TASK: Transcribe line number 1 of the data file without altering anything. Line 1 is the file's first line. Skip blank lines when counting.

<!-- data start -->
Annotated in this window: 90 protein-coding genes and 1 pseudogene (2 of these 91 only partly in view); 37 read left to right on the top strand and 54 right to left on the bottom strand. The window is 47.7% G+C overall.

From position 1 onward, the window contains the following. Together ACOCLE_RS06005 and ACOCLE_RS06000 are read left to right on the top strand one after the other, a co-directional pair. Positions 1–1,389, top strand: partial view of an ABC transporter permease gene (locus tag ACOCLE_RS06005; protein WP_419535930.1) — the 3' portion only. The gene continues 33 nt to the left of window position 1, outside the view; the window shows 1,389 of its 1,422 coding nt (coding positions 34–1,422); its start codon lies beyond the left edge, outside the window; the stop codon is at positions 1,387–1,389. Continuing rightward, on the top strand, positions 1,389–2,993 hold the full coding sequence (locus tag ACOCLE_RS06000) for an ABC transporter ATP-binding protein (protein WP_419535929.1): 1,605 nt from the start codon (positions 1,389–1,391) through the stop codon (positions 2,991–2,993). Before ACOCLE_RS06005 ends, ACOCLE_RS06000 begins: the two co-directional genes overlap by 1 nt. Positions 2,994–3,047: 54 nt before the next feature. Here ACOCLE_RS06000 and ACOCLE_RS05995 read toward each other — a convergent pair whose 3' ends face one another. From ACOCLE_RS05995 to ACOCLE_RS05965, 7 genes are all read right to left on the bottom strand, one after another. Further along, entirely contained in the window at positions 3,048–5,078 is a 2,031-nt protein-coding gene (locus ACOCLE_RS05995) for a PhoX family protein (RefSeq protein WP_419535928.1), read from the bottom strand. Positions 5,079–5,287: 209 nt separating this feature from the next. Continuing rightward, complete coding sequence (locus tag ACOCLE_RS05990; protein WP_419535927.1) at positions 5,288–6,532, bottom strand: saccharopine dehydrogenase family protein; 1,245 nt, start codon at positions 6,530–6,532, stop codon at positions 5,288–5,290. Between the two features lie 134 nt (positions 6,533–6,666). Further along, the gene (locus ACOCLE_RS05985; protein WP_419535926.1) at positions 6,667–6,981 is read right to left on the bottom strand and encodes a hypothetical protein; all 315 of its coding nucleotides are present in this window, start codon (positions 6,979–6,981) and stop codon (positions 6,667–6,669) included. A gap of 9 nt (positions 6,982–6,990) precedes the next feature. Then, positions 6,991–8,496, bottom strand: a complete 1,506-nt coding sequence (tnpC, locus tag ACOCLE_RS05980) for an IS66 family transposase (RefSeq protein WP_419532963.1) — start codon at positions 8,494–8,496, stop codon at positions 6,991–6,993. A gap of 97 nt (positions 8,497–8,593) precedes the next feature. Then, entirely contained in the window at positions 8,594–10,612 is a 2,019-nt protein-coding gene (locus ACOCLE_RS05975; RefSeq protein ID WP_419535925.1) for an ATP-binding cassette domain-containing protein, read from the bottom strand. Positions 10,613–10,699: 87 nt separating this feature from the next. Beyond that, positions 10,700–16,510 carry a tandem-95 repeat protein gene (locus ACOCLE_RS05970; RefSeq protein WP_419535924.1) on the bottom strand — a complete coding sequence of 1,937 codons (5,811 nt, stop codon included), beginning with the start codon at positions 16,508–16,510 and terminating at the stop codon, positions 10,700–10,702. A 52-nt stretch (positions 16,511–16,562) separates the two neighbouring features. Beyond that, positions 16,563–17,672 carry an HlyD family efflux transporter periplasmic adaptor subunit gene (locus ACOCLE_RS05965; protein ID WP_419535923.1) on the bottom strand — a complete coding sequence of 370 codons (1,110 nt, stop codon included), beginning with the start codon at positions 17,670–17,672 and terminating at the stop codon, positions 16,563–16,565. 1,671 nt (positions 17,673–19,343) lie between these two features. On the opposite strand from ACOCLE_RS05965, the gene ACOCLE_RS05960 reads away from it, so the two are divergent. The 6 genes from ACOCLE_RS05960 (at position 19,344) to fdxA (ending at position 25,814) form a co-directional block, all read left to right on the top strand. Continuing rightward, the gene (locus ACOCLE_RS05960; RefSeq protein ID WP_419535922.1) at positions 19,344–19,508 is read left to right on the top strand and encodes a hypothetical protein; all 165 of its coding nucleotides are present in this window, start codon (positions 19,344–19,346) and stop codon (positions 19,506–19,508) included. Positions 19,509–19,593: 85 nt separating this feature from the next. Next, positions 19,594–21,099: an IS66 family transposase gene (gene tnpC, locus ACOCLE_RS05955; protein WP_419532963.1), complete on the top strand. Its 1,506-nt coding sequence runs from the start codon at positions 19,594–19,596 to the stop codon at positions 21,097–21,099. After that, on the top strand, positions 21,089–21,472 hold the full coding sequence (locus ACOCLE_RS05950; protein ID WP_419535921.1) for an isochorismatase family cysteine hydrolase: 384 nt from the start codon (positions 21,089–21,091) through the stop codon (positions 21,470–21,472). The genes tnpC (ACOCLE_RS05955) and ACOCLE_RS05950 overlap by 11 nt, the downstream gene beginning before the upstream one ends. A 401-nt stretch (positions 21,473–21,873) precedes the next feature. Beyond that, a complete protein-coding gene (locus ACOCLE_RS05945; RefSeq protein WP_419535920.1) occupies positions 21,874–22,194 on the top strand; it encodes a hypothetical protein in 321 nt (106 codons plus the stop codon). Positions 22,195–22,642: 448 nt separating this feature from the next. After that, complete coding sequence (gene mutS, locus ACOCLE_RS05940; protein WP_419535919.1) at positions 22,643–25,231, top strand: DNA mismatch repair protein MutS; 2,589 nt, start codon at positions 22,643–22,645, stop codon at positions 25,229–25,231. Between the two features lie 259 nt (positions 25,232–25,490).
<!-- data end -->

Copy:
Annotated in this window: 90 protein-coding genes and 1 pseudogene (2 of these 91 only partly in view); 37 read left to right on the top strand and 54 right to left on the bottom strand. The window is 47.7% G+C overall.